Conspicuous Consumption: An Analysis of Class, Family, and Spending Habits
The topic I will explore in this paper is conspicuous consumption, and its relationship to our present day class system. Merriam-Webster defines conspicuous consumption as follows: "lavish or wasteful spending thought to enhance social prestige". After reading the definition, there were a number of factors that made me immediately drawn to this topic. Naturally, many of the issues pertaining to the family deals primarily on person to person relationships (e.g. "diversity in couples, divorce, the consequences of gender roles", etc.), yet this issue seemed to provide a different angle on the problems evident in modern day families (as well as their dynamics). I have always believed consumerism, i.e. the things we buy and why we buy them, to be a very important and relatively overlooked subject in relation to inter-family relationships. Being as we have all been found guilty of buying things we don't need, or trying to represent ourselves with our purchases, there are an endless amount of social factors associated with this topic. It is the patterns of some of these social factors that I am going to explore in this paper. My main focus, however, will be that of class; the effect ones class has on an individual’s conspicuous spending, as well as an individuals’ perceived method of social stratification in response to other individuals’ class and spending habits. I will also scrutinize said classes’ opinion of the state of the modern day family, and how it relates to trends in spending.
My main reference point while gathering background information was, naturally, Thorstein Veblen’s book "The Theory of the Leisure Class". Written in 1899, “Theory” is a socio-economic work that discusses a so-called “Leisure class”, and its relation to the working class and social stratification. According to this sociological theory, Veblen believes there is a separate working and leisure class, with the working class manufacturing goods, and the leisure class, by way of business, consuming them. Consequently, my vital concurrent idea in the crafting of this papers sociological structure, and in turn my interview questions, is as follows: in our current day and age, the increase and overall affectedness of business (compared to the year 1899) is monumental. Due to this advancement in business, the “leisure class” consumer structure has spread to unprecedented classes and walks of life, causing its participants to vary in their overall economic situations. It is for this reason I decided to focus my interviews primarily on the issue of class, which is a stratification entirely participating and vital to the existence of said leisure class. It is obvious that business could not thrive with only one economic group actively consuming, but what is it that makes these separate classes, with all of their differences and stigmas towards each other, participate in the same overall pattern of spending? According to Velben, there is one primary theme tying together leisure consumption. When speaking on the topic, he explains “…the emergence of a leisure class coincides with the beginning of ownership…From the ownership of women, the concept of ownership extends itself to include the products of their industry, and so there arises the ownership of things as well as of persons.” 1 While this seems like a reasonable explanation, (being that the amount we own, and the meaning our purchases hold to us, is greater than ever) I believed the overall cause of one’s leisure spending to be more developed. As a society, we are rarely self-sufficient beings, and as a whole advance our lives, jobs, and education primarily for the purpose of ownership and consumption. But what do we wish to gain from all of this? The answer is clearly status; we have been socialized into administrating hierarchal views and methods of economic stratification upon others, and wish for...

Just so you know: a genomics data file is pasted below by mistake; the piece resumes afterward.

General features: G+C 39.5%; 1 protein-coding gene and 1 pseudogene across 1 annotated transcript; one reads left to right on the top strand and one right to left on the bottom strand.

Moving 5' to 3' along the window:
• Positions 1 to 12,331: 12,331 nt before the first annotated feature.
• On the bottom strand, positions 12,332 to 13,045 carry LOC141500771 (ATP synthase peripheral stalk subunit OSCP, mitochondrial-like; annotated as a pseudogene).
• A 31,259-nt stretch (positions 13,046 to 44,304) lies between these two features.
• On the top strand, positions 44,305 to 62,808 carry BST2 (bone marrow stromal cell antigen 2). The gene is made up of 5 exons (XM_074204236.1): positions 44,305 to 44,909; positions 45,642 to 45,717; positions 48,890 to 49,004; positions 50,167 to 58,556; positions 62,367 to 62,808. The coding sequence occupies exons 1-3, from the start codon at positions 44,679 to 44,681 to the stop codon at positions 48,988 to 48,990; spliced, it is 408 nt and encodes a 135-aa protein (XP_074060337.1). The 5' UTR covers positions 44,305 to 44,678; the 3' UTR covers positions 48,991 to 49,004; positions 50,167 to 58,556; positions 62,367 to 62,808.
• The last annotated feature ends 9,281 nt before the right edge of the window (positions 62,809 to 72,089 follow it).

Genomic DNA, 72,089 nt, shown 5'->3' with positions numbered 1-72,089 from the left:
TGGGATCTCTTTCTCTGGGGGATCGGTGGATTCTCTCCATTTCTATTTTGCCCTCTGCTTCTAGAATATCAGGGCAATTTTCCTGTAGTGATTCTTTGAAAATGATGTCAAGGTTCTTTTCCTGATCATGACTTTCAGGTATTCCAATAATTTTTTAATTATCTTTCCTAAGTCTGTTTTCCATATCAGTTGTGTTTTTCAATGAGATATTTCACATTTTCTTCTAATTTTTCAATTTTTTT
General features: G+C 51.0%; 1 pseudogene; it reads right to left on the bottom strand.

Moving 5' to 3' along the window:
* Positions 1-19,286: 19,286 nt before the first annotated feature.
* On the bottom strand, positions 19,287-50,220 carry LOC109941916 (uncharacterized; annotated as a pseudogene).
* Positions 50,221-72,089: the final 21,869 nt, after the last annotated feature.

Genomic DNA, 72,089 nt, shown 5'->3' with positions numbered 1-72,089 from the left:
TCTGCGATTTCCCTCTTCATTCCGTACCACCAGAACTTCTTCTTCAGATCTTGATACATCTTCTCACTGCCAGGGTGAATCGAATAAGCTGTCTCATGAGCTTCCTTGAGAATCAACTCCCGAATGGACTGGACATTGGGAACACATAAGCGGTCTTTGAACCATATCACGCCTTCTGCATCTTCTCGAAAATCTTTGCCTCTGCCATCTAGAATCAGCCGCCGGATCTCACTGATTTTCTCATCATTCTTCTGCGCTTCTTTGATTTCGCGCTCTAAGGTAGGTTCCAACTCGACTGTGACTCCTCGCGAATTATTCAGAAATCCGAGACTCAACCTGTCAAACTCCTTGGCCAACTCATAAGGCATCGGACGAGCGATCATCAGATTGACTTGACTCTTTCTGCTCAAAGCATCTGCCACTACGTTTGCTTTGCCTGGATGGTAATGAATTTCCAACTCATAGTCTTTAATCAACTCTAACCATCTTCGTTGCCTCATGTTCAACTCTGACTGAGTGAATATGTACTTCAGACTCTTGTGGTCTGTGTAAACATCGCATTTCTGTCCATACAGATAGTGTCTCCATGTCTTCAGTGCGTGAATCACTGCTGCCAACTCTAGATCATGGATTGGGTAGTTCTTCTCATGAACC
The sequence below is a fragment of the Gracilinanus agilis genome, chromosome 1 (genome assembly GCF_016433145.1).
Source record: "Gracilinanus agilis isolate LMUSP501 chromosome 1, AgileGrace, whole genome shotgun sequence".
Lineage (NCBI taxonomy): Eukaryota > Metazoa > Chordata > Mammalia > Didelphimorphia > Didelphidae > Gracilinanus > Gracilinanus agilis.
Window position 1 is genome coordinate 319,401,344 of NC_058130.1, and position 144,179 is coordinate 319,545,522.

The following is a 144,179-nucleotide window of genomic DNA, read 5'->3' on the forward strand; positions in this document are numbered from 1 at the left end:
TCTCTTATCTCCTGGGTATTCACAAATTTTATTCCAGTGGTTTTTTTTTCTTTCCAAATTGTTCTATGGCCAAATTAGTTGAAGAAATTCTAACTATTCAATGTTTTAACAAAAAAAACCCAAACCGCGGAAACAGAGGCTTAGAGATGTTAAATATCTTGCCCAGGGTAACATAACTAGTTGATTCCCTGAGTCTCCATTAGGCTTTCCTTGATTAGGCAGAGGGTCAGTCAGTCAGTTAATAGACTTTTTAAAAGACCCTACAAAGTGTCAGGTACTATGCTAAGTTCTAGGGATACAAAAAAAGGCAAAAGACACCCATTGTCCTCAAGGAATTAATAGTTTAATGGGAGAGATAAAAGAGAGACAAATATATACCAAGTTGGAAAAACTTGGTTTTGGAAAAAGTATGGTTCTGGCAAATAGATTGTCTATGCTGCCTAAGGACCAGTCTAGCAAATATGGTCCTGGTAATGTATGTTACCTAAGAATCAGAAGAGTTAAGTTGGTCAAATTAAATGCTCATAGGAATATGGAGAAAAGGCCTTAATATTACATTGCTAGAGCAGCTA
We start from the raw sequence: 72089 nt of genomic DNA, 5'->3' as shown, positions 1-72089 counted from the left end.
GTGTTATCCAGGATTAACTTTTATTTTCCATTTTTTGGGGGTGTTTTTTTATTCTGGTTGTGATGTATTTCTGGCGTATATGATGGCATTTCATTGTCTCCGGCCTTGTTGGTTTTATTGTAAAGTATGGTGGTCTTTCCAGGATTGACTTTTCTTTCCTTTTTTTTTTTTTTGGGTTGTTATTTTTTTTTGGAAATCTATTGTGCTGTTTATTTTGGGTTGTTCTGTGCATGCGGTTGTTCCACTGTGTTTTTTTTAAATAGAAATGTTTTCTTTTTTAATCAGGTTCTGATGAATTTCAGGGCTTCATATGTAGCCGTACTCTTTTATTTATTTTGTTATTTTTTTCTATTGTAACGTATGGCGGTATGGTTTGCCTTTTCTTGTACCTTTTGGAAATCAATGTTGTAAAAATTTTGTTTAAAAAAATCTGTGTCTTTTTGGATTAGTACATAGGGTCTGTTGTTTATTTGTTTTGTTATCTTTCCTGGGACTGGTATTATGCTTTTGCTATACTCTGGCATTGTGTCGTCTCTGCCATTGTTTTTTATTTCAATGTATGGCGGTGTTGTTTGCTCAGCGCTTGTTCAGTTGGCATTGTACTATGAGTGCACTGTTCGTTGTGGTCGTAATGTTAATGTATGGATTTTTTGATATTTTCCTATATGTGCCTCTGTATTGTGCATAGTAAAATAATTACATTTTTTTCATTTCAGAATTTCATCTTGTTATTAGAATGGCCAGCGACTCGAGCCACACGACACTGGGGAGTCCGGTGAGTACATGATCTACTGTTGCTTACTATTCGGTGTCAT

Cited: 1Veblen, Thorstein. 1899. The Theory of the Leisure class. NY: Macmillan Company
2Goffman, Erving. 1959. Presentation of Self in Everyday Life. Carden City, NY: Double Day Anchor Books
3Wallace, Ruth and Wolf, Alison. 2006. Contemporary Sociological Theory: Expanding the Classical Tradition. 6thEd. NJ: Prentice Hall.
4 Frank, Robert H.1999.Luxury Fever: Why Money Fails to Satisfy in an Era of Excess. The Free Press
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